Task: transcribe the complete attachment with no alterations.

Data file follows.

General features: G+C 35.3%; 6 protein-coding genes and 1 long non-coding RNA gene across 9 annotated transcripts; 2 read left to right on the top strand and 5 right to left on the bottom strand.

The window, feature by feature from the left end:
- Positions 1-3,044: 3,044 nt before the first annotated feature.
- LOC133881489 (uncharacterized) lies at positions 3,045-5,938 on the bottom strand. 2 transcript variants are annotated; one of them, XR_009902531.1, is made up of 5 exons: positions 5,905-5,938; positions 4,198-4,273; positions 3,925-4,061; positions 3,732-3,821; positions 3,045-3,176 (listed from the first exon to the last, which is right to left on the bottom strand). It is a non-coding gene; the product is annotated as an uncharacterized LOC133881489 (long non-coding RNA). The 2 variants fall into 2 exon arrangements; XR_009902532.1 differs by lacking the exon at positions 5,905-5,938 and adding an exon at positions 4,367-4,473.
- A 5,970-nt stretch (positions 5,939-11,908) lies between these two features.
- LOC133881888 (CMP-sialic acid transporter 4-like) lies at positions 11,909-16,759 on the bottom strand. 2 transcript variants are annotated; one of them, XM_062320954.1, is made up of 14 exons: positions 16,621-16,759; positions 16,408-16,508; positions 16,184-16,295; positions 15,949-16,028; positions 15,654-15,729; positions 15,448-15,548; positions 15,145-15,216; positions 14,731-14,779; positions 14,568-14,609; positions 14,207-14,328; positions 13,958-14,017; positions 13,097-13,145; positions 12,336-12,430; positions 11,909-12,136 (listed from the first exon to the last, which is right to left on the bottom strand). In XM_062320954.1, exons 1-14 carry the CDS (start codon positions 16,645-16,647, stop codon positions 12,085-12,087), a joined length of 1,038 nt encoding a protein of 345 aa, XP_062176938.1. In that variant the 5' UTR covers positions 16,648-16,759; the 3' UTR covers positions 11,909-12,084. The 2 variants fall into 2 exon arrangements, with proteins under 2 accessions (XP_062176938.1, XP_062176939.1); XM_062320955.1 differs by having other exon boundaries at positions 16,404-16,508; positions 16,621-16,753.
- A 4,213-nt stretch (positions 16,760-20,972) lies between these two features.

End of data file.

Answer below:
General features: G+C 35.3%; 6 protein-coding genes and 1 long non-coding RNA gene across 9 annotated transcripts; 2 read left to right on the top strand and 5 right to left on the bottom strand.

The window, feature by feature from the left end:
- Positions 1-3,044: 3,044 nt before the first annotated feature.
- LOC133881489 (uncharacterized) lies at positions 3,045-5,938 on the bottom strand. 2 transcript variants are annotated; one of them, XR_009902531.1, is made up of 5 exons: positions 5,905-5,938; positions 4,198-4,273; positions 3,925-4,061; positions 3,732-3,821; positions 3,045-3,176 (listed from the first exon to the last, which is right to left on the bottom strand). It is a non-coding gene; the product is annotated as an uncharacterized LOC133881489 (long non-coding RNA). The 2 variants fall into 2 exon arrangements; XR_009902532.1 differs by lacking the exon at positions 5,905-5,938 and adding an exon at positions 4,367-4,473.
- A 5,970-nt stretch (positions 5,939-11,908) lies between these two features.
- LOC133881888 (CMP-sialic acid transporter 4-like) lies at positions 11,909-16,759 on the bottom strand. 2 transcript variants are annotated; one of them, XM_062320954.1, is made up of 14 exons: positions 16,621-16,759; positions 16,408-16,508; positions 16,184-16,295; positions 15,949-16,028; positions 15,654-15,729; positions 15,448-15,548; positions 15,145-15,216; positions 14,731-14,779; positions 14,568-14,609; positions 14,207-14,328; positions 13,958-14,017; positions 13,097-13,145; positions 12,336-12,430; positions 11,909-12,136 (listed from the first exon to the last, which is right to left on the bottom strand). In XM_062320954.1, exons 1-14 carry the CDS (start codon positions 16,645-16,647, stop codon positions 12,085-12,087), a joined length of 1,038 nt encoding a protein of 345 aa, XP_062176938.1. In that variant the 5' UTR covers positions 16,648-16,759; the 3' UTR covers positions 11,909-12,084. The 2 variants fall into 2 exon arrangements, with proteins under 2 accessions (XP_062176938.1, XP_062176939.1); XM_062320955.1 differs by having other exon boundaries at positions 16,404-16,508; positions 16,621-16,753.
- A 4,213-nt stretch (positions 16,760-20,972) lies between these two features.